Conservation status

Hutias are highly threatened and many of the species are highly restricted island endemics. Two of the eight genera are

A Hispaniolan hutia (Plagiodontia aedium) rests on a tree branch. (Photo by Tom McHugh/Pt. Defiance Zoo, Tacoma/Photo Researchers, Inc. Reproduced by permission.)

totally extinct and a third, Isolobodon, is known only from skeletal remains and is most likely also extinct. Of the 13 extant species, only two are considered secure and the remaining 11 are all threatened or Near Threatened. In 2002 the World Conservation Union (IUCN) considers six of these to be Critically Endangered.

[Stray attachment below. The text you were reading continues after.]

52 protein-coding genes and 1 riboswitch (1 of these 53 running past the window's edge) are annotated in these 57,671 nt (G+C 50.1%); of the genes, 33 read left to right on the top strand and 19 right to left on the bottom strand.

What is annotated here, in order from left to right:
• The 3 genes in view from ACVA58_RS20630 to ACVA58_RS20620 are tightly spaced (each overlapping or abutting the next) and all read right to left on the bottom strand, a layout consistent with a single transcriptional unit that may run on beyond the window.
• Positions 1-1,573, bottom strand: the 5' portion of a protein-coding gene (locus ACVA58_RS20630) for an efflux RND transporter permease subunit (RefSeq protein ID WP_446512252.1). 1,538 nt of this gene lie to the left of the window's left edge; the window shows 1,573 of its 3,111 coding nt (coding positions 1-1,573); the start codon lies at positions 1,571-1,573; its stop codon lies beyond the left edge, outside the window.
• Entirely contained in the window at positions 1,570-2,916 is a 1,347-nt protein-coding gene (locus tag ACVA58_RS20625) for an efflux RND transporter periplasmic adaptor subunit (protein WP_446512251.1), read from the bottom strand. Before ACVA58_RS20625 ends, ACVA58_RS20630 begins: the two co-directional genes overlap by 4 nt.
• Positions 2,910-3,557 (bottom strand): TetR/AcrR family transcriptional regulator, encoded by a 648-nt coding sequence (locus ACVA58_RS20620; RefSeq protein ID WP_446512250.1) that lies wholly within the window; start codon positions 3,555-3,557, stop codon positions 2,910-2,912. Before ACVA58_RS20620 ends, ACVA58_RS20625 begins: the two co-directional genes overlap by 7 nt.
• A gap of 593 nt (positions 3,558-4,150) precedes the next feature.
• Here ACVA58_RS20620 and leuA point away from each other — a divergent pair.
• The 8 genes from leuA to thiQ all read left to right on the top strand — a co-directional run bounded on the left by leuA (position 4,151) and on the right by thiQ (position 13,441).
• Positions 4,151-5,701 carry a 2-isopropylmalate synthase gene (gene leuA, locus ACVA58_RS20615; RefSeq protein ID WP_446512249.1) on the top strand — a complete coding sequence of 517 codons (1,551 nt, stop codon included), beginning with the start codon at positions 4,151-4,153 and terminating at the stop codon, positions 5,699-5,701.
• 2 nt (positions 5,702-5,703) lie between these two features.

The major threats are hunting for food, deforestation of habitat for agriculture, and the introduction of cats, mongoose, and black rats. Despite most hutias being protected by law urgent conservation action is required to safeguard their survival.

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